On Barb’s Bookshelf: “Born to Soar,” a spiritual journal

The beautiful monarch butterfly is the source of much fascination, the subject of many grade-school science lessons, and the motif around which Born to Soar, Melissa Overmyer’s new Scripture and prayer journal (Servant Books, 2017), was created.

The image of soaring flight evoked by a brilliant butterfly is a metaphor for the soaring prayer experiences described in the poetry of the mystic St. John of the Cross. The author includes short excerpts of this mystical poetry to remind the reader that, in prayer, our hearts seek to soar toward heaven.

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This journal is designed to be used over the course of six weeks, so it’s a perfect summer spiritual retreat. Each of the six chapters of the book corresponds to one of the stages in the life cycle of the caterpillar who ultimately becomes a beautiful butterfly. That science lesson we remember from grade school becomes a lesson for our souls in Born to Soar.

Don’t let the butterflies and flowers on the cover of the book fool you: this journal is designed to push you out of your spiritual comfort zone and motivate you to explore ways in which you can take the risk of growing closer to God.

Praying through journaling can be a liberating and beautiful means of expression. Your writing can take on the feeling of a love letter or a song and can be accompanied by a heart-wrenching release of emotions. . . . Do not be afraid of writing down how you truly feel — God knows your heart already. Instead, offer yourself — in all your beauty and your brokenness — freely to God and ask him to use your journal to bring you closer to him. Do not be afraid to give it all to God, who can turn our ashes to beauty, heal our deepest wounds, and set us free. (from the Introduction, p. xvii)

Each of the six sessions follows this format:

  • Description of the physical stage of the caterpillar’s life cycle
  • Overmyer’s reflection on how this stage compares to the process of spiritual renewal
  • Thoughts to ponder, with space for journaling
  • A moment with St. John of the Cross, including a quote from the saint’s writings, questions for reflection, and space for journaling
  • Thoughts for discussion (for group discussion or journal prompts)
  • Prayer
  • A “renewing truth” to be revisited on multiple occasions during the course of the week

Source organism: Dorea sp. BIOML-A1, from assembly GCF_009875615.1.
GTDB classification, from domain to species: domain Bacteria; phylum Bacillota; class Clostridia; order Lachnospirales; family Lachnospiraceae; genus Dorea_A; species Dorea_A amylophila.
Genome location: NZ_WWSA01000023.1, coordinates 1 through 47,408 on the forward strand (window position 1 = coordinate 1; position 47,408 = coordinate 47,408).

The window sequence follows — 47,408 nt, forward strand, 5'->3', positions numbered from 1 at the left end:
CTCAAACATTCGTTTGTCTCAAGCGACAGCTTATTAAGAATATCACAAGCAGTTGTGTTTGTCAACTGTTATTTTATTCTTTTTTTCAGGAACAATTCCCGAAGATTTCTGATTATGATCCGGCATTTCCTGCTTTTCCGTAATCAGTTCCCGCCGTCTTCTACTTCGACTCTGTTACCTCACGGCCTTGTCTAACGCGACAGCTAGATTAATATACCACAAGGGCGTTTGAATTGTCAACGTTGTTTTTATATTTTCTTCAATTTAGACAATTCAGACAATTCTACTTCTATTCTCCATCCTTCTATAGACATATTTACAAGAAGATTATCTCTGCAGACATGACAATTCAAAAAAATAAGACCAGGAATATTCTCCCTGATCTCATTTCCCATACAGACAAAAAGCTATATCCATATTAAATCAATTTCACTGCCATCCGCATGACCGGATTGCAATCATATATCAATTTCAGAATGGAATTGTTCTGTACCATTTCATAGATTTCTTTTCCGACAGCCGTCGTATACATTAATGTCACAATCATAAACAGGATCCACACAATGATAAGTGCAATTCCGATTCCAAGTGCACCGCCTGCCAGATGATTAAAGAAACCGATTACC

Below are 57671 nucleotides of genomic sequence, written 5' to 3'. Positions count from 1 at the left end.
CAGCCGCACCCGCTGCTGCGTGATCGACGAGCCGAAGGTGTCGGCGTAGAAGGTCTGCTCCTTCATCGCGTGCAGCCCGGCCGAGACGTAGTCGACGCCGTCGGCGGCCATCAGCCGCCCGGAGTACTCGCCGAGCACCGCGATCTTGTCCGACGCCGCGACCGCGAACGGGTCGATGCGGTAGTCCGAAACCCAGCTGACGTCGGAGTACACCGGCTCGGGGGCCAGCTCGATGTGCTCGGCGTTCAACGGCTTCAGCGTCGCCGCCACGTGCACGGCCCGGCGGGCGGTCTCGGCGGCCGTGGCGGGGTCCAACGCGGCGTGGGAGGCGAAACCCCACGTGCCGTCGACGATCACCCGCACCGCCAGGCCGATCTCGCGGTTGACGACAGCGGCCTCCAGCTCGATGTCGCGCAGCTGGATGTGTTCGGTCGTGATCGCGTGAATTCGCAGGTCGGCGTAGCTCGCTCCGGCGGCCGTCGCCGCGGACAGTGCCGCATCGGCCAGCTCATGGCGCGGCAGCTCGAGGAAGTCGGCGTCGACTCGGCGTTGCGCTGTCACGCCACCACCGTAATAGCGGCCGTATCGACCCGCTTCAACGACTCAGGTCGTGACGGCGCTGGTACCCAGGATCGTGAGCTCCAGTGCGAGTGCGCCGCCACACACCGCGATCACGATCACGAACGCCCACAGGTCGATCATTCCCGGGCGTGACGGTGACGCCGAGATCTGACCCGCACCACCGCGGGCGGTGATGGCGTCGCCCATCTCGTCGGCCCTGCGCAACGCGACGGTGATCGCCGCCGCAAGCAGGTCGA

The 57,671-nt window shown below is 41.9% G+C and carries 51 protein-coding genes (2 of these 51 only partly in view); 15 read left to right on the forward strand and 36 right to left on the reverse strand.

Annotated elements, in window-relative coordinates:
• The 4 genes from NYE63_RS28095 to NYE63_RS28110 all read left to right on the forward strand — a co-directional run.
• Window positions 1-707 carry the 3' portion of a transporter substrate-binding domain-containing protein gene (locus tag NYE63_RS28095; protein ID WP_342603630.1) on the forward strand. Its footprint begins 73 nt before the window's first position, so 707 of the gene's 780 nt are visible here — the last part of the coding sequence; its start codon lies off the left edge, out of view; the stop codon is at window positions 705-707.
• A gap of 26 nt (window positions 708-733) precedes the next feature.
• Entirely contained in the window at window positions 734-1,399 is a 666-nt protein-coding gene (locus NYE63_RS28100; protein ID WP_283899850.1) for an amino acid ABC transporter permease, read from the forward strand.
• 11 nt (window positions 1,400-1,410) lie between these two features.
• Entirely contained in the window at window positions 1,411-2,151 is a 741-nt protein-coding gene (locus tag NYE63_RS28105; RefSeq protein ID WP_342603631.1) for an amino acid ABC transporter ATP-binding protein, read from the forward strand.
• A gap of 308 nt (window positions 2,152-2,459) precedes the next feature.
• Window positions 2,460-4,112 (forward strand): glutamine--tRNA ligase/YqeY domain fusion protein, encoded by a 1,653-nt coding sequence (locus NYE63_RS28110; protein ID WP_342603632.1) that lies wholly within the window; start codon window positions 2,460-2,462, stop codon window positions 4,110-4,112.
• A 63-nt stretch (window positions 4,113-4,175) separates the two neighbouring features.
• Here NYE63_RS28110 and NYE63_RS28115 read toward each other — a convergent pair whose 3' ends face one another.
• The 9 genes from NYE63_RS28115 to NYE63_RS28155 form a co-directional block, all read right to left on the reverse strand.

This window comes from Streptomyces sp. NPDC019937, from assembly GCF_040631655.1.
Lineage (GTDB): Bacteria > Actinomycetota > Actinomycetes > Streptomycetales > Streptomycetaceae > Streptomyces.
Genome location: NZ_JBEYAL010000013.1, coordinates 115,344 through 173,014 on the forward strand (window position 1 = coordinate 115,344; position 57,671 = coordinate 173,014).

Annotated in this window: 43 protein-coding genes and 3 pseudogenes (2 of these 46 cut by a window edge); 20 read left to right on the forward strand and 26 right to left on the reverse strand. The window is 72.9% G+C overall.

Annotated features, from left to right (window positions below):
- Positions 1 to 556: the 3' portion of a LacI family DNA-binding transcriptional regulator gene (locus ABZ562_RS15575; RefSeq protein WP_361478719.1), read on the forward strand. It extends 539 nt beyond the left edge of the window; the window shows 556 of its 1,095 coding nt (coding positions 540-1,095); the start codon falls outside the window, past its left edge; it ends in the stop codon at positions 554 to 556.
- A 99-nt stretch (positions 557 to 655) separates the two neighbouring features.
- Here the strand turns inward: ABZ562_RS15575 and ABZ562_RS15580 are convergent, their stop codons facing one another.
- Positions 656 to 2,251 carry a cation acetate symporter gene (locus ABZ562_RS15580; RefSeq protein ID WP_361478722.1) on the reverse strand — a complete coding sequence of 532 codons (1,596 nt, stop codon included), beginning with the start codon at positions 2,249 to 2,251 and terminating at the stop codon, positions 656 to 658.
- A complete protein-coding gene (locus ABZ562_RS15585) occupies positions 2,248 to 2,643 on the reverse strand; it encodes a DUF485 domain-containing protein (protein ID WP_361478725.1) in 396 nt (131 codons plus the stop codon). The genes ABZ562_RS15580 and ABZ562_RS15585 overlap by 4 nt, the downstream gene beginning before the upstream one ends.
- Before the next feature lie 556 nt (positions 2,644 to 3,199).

• Scripture passages for daily reflection, followed by a journal prompt and space for writing

I’d recommend Born to Soar to any reader who seeks to go deeper in the spiritual life. Overmyer makes the mystical works of St. John of the Cross accessible even to people like me who tend toward the practical. Her inviting approach and simple language engage the reader; I found myself wanting to go beyond each day’s reflections because I was hungry for what would come next.
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This post contains Amazon affiliate links; your purchase through these links helps support this blog. Thank you! I was given a free review copy of this book, but no other compensation. Opinions expressed here are mine alone.

Copyright 2017 Barb Szyszkiewicz

On Barb’s Bookshelf: Turning in Circles

“If only we had known.”

That’s the refrain at the heart of Michelle Buckman‘s latest novel for teens: Turning in Circles, a story of sisters, small-town secrets and teenage rebellion. So close in age that they’re in the same grade at school, Savannah and Charleston have always done everything together. That’s changing now that they’re teenagers. Charleston is younger but more strong-willed and independent than her naive sister Savannah.

turning in circles

The novel is a study in character contrast. Older sister Savannah is deliberate, careful and cautious. Resistant to change, she’s a rule-follower and a worrier. Charleston, on the other hand, lives for the thrill of taking risks: she’s impulsive and rebellious.

Charleston’s first love is the neighborhood “bad boy,” Dillon, who finds trouble to spare–while Ellerbe, the quintessential good guy and boy next door, crushes on clueless Savannah.

Savannah, busy covering for her sister who’s sneaking off to meet Dillon, uncovers way too many long-buried secrets as she seeks a way to protect her sister from her boyfriend. You know this won’t end well, but the ending is not what you expect. At the same time, it’s the only ending possible.

This Southern YA novel is appropriate for high-school students.

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This post contains Amazon affiliate links; your purchase through these links helps support this blog. Thank you! I was given a free review copy of this book, but no other compensation. Opinions expressed here are mine alone.